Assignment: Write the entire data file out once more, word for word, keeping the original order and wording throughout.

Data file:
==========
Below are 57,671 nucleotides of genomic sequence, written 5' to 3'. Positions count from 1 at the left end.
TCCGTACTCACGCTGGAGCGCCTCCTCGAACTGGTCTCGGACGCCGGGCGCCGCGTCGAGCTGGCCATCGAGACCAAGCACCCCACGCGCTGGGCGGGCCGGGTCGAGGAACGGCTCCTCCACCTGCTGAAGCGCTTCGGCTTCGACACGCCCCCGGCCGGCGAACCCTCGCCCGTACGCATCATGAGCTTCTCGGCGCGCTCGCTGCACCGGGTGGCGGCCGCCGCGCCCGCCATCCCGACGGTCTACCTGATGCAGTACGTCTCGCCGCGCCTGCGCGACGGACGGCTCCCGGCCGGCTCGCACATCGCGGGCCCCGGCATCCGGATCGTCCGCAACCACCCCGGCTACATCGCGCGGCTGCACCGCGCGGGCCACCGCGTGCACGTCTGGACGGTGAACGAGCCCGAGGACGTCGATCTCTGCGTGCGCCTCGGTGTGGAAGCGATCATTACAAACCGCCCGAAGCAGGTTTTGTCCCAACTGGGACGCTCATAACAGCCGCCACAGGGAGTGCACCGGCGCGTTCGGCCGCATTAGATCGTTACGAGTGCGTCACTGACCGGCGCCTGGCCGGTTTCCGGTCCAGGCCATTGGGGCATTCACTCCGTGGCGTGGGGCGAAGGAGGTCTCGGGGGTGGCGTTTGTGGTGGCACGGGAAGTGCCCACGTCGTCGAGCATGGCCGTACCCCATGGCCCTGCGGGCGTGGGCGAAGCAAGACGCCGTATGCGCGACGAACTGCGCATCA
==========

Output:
Below are 57,671 nucleotides of genomic sequence, written 5' to 3'. Positions count from 1 at the left end.
TCCGTACTCACGCTGGAGCGCCTCCTCGAACTGGTCTCGGACGCCGGGCGCCGCGTCGAGCTGGCCATCGAGACCAAGCACCCCACGCGCTGGGCGGGCCGGGTCGAGGAACGGCTCCTCCACCTGCTGAAGCGCTTCGGCTTCGACACGCCCCCGGCCGGCGAACCCTCGCCCGTACGCATCATGAGCTTCTCGGCGCGCTCGCTGCACCGGGTGGCGGCCGCCGCGCCCGCCATCCCGACGGTCTACCTGATGCAGTACGTCTCGCCGCGCCTGCGCGACGGACGGCTCCCGGCCGGCTCGCACATCGCGGGCCCCGGCATCCGGATCGTCCGCAACCACCCCGGCTACATCGCGCGGCTGCACCGCGCGGGCCACCGCGTGCACGTCTGGACGGTGAACGAGCCCGAGGACGTCGATCTCTGCGTGCGCCTCGGTGTGGAAGCGATCATTACAAACCGCCCGAAGCAGGTTTTGTCCCAACTGGGACGCTCATAACAGCCGCCACAGGGAGTGCACCGGCGCGTTCGGCCGCATTAGATCGTTACGAGTGCGTCACTGACCGGCGCCTGGCCGGTTTCCGGTCCAGGCCATTGGGGCATTCACTCCGTGGCGTGGGGCGAAGGAGGTCTCGGGGGTGGCGTTTGTGGTGGCACGGGAAGTGCCCACGTCGTCGAGCATGGCCGTACCCCATGGCCCTGCGGGCGTGGGCGAAGCAAGACGCCGTATGCGCGACGAACTGCGCATCA